Denim: World Tour review – cheeky, transgressive drag act think global

Soho theatre, London
Pop legends in their own minds, this swaggering five-piece retool Whitney and Beyoncé songs into sharp-clawed attacks on Trump and Islam

Girl power … Shirley Du-Naughty, Electra Cute, Glamrou La Denim, Crystal Vaginova and Aphrodite Greene, AKA Denim.

The conceit of drag girlband Denim’s show World Tour is that they’re performing it on stage at Wembley. Its achievement is to convince you that, were they to do so, they wouldn’t look out of place. They may not be performing to the 12,000 people they envisage in their heads, but they make Soho Theatre sound like that way, with this cheeky, characterful and vocally accomplished hour-long gig.

At the beginning, the five-piece seem too big for Soho’s main house. But then, that’s the joke: their swagger and stadium-pop touches are setting up a punchline to come. And you soon realise that only frontwoman Glamrou La Denim (Amrou Al-Kadhi) is outre in the conventional drag manner, and even her camp theatrics come with political edge. Her opening gag, singing the words “Alan Ayckbourn” in the style of a muezzin, are a mere palate cleanser for the solo routine mid-show, a sharp-clawed attack on Islam’s attitude to queer identity. It’s striking how transgressive this feels, as Glamrou retools Whitney Houston’s So Emotional into an Allah-baiting cri de coeur.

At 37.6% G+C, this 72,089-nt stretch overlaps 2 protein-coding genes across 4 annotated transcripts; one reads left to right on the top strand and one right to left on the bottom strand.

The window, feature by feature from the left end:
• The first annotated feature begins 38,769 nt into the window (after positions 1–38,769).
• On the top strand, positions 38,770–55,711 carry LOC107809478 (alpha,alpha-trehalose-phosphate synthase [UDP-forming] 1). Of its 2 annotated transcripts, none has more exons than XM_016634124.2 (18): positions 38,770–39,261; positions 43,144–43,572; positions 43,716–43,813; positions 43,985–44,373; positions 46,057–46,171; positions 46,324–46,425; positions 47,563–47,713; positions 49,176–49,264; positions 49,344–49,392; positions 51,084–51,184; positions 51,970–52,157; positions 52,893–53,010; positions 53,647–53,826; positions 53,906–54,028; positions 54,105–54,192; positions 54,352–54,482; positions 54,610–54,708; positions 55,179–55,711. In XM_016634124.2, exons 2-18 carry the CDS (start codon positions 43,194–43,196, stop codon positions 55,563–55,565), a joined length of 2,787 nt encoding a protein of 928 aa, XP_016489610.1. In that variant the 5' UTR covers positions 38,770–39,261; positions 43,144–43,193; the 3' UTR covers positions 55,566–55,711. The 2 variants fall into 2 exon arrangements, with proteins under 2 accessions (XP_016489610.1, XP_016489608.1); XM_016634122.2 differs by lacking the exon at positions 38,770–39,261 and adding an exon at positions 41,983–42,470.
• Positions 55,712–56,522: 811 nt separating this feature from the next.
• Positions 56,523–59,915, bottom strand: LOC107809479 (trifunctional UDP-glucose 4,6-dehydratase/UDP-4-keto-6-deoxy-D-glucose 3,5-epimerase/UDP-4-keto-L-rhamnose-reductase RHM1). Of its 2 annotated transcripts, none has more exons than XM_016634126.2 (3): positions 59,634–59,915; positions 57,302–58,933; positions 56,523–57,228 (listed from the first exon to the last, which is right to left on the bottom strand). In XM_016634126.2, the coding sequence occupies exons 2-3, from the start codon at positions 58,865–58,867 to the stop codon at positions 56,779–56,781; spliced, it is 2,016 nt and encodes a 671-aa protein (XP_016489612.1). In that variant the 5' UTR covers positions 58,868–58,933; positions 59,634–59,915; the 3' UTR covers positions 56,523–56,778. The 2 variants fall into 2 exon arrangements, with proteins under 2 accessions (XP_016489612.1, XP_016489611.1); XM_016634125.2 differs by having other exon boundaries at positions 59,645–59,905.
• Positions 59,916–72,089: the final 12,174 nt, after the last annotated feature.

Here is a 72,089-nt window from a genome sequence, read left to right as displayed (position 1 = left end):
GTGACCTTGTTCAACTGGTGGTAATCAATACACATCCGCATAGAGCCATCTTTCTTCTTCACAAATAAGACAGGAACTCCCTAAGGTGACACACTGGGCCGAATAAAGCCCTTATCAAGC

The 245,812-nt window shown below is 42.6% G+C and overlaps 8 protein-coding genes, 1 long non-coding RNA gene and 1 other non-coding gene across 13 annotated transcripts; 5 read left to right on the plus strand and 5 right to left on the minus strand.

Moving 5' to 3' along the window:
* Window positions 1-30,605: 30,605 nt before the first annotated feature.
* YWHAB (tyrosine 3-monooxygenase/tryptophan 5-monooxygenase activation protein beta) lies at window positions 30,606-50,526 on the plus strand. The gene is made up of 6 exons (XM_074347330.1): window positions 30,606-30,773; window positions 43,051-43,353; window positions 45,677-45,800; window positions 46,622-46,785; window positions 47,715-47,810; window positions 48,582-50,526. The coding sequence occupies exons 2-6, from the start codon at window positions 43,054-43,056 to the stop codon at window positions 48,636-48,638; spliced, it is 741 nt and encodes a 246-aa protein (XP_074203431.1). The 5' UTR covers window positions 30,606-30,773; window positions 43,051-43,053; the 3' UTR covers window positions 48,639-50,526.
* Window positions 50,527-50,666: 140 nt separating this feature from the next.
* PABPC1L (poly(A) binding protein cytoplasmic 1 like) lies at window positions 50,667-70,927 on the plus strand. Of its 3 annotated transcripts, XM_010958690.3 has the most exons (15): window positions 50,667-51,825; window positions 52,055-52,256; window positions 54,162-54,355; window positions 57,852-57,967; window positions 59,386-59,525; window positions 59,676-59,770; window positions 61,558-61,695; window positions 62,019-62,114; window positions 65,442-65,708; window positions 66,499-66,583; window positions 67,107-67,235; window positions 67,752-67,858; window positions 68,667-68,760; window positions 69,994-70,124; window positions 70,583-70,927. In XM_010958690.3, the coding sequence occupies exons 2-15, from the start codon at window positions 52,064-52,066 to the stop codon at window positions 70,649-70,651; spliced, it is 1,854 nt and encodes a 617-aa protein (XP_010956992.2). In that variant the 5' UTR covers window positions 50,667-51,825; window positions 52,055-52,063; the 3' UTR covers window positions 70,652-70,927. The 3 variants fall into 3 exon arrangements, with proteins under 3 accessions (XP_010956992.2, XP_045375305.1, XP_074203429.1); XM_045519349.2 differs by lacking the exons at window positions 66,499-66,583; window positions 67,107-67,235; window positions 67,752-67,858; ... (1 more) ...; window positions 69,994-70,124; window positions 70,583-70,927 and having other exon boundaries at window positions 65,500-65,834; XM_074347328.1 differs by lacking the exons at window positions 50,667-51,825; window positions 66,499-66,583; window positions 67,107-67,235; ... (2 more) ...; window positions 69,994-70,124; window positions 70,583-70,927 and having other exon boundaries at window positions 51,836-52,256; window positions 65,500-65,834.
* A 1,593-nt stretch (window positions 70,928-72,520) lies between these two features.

the Denim sound.

Her bandmates, meanwhile, bring flavours other than fabulous spikiness to the table, and each gets her solo moment in the spotlight. Crystal Vaginova, she of the sparkling beard and cool, still demeanour, fashions Beyoncé’s I Was Here into something far filthier. Brittle Aphrodite Green, mother of six and with a marriage to Donald Trump under her belt, torch-songs Girls Just Wanna Have Fun. Electra Cute, the outfit’s Sporty Spice, blows the gaff on the Wembley conceit then redeems herself with a will-to-power rendition of Rise Like a Phoenix.

It’s all done with a great sense of fun – and a remarkably light touch given the bombastic, stadium-party-pop conceit – by the quintet who emerged earlier this decade as Cambridge University’s first professional drag band. Their act leans less on cattiness and on burlesques of femininity than is sometimes the case in drag. There’s also some lovely singing, solo and choral, all backed by a tight three-piece band. Scheduled in a 10pm slot, it could hardly be bettered for partygoers seeking a smart and uplifting late-night knees-up.

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